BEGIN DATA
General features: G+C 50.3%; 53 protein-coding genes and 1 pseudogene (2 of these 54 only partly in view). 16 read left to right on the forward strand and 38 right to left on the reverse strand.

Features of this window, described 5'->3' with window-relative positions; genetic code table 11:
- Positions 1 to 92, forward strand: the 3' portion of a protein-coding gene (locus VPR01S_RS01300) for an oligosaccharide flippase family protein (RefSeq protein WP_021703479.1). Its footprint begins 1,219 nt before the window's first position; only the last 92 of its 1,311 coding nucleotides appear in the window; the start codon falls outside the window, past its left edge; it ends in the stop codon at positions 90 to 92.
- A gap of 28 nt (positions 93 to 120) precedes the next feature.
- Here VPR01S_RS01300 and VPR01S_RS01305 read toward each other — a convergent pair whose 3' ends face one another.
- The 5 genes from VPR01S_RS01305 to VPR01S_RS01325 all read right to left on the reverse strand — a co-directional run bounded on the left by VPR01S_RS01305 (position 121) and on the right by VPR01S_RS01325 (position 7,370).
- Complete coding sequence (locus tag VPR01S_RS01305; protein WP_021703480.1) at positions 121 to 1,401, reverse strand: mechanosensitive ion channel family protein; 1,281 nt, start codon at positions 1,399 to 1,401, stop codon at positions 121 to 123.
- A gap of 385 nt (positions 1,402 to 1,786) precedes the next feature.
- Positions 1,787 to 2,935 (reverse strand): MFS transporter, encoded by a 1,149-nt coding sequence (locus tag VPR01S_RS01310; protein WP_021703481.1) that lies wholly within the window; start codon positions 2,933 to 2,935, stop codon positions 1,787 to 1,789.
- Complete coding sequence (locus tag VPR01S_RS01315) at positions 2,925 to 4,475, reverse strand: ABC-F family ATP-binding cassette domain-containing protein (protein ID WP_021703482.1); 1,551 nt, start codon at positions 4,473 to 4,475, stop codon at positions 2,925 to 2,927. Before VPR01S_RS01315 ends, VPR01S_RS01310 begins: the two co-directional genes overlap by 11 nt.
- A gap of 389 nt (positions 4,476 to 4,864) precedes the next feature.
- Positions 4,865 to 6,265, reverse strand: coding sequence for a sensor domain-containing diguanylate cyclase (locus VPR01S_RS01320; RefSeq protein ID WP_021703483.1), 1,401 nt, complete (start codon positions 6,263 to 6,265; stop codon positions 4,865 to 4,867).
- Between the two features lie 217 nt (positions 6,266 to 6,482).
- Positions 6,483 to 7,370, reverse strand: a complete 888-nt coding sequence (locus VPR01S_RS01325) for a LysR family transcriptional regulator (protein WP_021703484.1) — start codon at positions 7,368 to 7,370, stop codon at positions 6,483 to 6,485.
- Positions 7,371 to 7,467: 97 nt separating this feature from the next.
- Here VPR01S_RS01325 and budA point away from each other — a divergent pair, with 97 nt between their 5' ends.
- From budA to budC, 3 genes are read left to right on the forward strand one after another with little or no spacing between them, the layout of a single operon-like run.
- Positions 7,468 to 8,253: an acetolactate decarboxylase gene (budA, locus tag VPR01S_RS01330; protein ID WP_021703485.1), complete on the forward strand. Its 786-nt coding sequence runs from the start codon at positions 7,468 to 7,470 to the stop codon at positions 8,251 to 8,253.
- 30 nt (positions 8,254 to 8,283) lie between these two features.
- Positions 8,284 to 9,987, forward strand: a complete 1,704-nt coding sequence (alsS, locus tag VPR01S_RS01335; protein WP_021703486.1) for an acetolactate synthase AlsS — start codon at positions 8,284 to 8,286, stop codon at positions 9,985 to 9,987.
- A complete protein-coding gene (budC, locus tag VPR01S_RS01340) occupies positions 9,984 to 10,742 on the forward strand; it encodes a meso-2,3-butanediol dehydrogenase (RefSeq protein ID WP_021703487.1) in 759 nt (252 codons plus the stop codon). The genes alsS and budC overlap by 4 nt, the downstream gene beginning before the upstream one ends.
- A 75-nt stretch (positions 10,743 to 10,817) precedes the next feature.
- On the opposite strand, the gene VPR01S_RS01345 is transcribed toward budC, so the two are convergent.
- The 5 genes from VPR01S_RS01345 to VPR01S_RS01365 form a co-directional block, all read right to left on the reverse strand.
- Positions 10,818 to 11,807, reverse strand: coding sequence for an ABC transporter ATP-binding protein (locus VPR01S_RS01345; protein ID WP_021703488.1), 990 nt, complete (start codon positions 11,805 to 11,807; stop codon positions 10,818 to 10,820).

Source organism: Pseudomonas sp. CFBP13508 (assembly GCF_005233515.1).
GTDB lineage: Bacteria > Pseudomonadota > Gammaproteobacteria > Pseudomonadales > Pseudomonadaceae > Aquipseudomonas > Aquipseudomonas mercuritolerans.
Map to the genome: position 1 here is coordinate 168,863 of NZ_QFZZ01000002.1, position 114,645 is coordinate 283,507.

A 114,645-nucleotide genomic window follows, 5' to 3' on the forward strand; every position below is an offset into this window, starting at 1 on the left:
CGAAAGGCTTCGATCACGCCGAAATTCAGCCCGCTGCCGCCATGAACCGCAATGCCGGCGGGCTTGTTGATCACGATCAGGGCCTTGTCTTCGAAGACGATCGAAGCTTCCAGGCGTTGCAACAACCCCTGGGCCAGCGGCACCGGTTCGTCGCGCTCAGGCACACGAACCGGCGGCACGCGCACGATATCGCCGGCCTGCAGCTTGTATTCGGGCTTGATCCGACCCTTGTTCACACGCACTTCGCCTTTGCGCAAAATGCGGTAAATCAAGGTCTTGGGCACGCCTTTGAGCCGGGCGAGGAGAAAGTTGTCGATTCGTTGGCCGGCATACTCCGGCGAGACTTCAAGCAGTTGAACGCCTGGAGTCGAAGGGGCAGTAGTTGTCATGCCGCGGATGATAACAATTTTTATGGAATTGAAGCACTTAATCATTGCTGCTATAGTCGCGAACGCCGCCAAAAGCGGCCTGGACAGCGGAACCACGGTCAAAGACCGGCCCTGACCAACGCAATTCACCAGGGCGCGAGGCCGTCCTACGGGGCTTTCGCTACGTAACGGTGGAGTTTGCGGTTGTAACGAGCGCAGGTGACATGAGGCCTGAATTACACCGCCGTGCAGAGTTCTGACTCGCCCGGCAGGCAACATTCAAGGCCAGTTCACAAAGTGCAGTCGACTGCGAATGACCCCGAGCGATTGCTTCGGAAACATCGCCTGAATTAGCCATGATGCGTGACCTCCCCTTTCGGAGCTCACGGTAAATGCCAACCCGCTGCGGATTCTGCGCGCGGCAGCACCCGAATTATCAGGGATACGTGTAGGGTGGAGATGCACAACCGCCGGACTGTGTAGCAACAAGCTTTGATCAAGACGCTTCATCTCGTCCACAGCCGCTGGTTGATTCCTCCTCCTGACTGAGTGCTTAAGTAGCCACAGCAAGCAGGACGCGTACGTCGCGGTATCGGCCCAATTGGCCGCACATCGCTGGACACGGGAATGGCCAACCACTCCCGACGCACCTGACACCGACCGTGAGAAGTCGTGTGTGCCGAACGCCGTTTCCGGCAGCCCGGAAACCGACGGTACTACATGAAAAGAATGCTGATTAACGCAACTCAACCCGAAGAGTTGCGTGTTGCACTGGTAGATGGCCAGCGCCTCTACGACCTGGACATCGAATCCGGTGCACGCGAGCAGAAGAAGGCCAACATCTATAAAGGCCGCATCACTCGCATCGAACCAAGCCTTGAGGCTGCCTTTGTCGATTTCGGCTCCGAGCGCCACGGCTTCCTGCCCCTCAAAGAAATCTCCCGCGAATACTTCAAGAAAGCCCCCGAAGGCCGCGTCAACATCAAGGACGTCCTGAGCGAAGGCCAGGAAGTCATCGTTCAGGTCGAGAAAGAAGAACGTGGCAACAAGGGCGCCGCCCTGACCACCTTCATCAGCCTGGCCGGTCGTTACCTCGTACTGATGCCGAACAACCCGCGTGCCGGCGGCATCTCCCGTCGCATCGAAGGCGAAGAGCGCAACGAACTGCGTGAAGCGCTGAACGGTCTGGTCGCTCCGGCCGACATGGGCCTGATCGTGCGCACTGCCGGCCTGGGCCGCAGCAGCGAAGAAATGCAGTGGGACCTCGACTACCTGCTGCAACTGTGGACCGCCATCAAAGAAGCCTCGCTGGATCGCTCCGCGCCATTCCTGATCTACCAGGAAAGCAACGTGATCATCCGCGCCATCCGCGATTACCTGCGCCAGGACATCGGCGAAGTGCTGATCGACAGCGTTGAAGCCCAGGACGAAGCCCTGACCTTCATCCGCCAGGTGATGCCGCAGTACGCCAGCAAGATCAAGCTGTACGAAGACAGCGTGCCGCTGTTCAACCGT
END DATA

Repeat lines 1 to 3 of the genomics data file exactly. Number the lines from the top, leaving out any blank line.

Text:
General features: G+C 50.3%; 53 protein-coding genes and 1 pseudogene (2 of these 54 only partly in view). 16 read left to right on the forward strand and 38 right to left on the reverse strand.

Features of this window, described 5'->3' with window-relative positions; genetic code table 11:
- Positions 1 to 92, forward strand: the 3' portion of a protein-coding gene (locus VPR01S_RS01300) for an oligosaccharide flippase family protein (RefSeq protein WP_021703479.1). Its footprint begins 1,219 nt before the window's first position; only the last 92 of its 1,311 coding nucleotides appear in the window; the start codon falls outside the window, past its left edge; it ends in the stop codon at positions 90 to 92.